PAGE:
"Yea, he's a lot more tired, less energy, gets tired a lot faster and doesn't want to run around as much. But who does in this heat?" Phillips said.
During the summer, Karen Keith keeps her dog, Scout, inside in air conditioning as much as possible.
"I try to be careful with her on black pavements and give them options when they go outside. If they want to come in they can," Keith said.
The UI Veterinary Clinic Hospital says animals are just like people. Extreme heat can mean major problems for our four-legged friends.
"Even dogs that are used to being outside and are pretty active, if they're outside for more than 30 minutes they can potentially suffer from hypothermia," Dr. Thandeka Ngwenyma said.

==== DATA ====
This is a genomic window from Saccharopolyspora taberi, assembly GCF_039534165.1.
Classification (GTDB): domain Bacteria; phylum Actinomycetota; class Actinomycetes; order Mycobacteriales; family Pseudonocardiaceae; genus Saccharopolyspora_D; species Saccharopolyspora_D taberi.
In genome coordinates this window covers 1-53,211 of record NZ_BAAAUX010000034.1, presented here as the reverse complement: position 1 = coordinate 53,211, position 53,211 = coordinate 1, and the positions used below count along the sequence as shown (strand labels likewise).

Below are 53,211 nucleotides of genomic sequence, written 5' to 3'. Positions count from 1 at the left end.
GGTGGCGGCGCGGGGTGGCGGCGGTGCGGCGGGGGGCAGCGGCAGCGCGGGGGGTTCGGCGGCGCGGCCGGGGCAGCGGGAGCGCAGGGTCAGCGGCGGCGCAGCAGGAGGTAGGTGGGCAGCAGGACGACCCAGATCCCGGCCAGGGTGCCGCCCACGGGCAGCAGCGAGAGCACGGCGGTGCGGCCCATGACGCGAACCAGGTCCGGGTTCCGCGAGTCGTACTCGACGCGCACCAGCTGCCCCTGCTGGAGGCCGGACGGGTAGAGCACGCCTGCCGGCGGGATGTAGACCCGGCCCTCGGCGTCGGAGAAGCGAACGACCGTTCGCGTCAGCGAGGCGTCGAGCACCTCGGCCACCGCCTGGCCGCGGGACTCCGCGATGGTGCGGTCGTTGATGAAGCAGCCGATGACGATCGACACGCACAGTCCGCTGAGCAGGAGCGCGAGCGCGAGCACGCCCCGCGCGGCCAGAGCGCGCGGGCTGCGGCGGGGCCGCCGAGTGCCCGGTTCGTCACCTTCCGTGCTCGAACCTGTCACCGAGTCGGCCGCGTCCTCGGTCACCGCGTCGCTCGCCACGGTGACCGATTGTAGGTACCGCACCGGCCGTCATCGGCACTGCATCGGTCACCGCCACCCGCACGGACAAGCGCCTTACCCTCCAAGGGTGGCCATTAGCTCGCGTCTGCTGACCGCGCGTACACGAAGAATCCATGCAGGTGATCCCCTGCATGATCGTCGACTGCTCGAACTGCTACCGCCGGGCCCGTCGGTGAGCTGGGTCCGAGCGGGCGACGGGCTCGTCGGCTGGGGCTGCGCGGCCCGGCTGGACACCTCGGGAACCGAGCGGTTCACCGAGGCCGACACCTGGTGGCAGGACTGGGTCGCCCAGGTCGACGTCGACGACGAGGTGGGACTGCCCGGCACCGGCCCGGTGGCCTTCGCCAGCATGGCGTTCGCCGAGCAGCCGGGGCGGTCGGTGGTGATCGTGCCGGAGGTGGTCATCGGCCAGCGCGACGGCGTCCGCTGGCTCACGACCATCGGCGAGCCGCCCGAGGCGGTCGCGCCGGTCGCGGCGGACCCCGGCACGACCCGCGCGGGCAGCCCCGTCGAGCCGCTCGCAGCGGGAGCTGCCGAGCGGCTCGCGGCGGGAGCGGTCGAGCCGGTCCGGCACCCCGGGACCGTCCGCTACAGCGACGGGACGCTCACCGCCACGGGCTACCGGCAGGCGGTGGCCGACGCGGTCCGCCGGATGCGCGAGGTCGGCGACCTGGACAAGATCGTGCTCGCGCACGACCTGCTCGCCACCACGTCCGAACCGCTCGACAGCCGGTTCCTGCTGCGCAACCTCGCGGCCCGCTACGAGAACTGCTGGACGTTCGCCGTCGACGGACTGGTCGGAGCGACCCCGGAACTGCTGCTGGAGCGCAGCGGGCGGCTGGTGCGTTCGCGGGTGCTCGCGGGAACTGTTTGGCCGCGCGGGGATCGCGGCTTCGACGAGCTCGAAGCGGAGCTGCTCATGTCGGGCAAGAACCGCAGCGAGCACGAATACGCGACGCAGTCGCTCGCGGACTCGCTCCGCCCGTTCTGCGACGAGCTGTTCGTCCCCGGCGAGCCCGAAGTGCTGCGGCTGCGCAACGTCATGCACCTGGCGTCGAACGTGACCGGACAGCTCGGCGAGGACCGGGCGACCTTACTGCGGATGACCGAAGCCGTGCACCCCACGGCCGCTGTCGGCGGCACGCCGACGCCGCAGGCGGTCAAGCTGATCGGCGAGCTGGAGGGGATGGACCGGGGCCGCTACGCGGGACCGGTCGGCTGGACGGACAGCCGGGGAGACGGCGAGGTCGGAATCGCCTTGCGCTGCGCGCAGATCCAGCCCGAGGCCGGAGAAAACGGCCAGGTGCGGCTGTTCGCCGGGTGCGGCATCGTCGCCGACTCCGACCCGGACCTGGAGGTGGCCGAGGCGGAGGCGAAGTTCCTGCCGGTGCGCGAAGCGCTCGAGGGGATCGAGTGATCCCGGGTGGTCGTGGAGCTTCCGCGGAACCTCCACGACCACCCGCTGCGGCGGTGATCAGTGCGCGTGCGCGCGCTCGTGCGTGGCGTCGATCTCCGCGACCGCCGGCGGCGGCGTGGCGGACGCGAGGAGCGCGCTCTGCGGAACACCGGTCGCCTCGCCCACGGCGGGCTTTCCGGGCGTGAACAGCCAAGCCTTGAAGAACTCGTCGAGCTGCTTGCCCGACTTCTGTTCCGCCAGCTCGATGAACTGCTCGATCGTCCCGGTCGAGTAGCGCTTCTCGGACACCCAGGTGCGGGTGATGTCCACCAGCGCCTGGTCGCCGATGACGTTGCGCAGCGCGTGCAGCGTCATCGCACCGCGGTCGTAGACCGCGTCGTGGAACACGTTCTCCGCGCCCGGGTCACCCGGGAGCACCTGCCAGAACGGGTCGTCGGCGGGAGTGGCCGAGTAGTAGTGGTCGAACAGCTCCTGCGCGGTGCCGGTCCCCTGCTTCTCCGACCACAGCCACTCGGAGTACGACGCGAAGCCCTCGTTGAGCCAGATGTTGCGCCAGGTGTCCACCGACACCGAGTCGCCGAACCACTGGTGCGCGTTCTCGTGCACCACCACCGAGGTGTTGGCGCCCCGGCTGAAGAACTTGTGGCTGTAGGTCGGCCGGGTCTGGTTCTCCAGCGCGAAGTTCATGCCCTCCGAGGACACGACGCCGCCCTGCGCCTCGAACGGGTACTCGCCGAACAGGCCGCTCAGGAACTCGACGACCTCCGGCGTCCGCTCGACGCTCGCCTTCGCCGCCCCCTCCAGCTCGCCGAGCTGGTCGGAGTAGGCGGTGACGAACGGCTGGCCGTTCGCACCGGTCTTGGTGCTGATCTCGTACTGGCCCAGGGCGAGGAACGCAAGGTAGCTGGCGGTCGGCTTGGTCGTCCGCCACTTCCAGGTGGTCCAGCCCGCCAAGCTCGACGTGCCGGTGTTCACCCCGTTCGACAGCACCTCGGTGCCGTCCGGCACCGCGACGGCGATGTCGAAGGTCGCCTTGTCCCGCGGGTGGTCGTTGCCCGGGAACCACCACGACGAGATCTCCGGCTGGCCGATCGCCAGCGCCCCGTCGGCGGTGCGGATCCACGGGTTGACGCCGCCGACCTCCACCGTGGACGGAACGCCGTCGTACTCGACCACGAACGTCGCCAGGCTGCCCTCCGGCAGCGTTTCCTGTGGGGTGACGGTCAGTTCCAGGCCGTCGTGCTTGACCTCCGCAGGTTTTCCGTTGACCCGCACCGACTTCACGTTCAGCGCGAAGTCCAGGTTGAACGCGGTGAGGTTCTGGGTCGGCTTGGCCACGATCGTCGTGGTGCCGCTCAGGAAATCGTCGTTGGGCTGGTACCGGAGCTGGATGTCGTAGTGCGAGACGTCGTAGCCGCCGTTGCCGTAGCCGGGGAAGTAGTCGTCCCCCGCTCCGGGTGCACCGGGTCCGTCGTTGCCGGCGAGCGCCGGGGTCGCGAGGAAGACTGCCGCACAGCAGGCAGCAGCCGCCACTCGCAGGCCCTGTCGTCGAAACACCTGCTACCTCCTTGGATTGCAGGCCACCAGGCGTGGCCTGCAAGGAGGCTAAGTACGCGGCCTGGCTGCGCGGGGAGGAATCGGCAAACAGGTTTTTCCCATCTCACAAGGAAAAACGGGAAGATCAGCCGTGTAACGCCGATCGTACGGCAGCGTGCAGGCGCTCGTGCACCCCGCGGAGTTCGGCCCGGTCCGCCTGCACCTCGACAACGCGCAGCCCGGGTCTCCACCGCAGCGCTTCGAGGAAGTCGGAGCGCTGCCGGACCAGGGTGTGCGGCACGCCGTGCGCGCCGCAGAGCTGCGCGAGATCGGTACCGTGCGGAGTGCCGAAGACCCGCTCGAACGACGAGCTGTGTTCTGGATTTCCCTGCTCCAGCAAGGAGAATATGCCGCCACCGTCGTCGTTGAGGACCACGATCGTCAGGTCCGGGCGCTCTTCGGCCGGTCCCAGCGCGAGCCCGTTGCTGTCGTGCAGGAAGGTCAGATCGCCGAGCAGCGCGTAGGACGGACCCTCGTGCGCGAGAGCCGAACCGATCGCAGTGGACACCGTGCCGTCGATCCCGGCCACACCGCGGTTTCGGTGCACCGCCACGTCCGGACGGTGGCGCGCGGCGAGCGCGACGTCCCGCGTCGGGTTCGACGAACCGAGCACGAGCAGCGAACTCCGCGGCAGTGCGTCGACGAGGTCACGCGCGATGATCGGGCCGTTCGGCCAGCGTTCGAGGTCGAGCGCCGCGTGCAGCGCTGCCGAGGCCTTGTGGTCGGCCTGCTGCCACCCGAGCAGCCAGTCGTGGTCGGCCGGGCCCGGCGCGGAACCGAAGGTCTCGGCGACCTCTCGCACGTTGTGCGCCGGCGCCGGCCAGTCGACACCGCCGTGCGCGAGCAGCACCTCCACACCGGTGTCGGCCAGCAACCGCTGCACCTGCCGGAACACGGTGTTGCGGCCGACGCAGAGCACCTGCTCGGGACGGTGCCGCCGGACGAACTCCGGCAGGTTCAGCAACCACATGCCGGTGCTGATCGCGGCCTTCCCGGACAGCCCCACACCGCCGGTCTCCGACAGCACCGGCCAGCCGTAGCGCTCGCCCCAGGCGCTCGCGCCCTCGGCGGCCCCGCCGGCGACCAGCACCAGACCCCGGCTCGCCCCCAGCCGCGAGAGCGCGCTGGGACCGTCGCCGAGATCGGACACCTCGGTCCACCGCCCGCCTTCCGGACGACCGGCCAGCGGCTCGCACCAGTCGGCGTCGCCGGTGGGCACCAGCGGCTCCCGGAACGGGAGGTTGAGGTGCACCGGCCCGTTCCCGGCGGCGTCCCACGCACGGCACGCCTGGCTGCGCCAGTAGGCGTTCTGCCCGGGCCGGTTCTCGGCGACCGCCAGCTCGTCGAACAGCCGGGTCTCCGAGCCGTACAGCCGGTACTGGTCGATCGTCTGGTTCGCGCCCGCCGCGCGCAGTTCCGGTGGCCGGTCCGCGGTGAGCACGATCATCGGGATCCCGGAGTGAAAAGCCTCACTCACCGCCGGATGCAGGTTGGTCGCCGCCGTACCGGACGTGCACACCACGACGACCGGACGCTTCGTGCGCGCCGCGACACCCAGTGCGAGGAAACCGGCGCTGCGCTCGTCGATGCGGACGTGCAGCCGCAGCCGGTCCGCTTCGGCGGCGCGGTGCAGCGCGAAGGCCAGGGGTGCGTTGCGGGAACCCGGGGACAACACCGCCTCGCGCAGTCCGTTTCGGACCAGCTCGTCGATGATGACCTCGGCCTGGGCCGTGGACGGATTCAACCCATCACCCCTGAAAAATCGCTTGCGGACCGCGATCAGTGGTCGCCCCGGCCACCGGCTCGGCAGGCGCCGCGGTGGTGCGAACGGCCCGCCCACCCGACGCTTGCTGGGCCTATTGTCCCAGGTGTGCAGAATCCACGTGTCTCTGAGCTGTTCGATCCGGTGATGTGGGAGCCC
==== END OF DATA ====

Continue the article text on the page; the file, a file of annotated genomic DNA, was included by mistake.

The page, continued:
While dogs do have some extra padding on their paws one good rule of thumb is, if it's too hot for your foot it's probably too hot for theirs.
"If you're going to walk your dog do it early in the morning or late in the evening when the temperatures are a lot cooler. Maybe walk them on grass as opposed to concrete," Ngwenyma said.
The key to keeping your dog safe this summer? Water.
"Make sure you provide them with a water source every 30 minutes or hour and take them into a building so they can cool off," Ngwenyma said.
You want to be sure not to set your thermostat too high as well.
"For the most part, as long as it's below probably 80 degrees, that should be comfortable for most animals."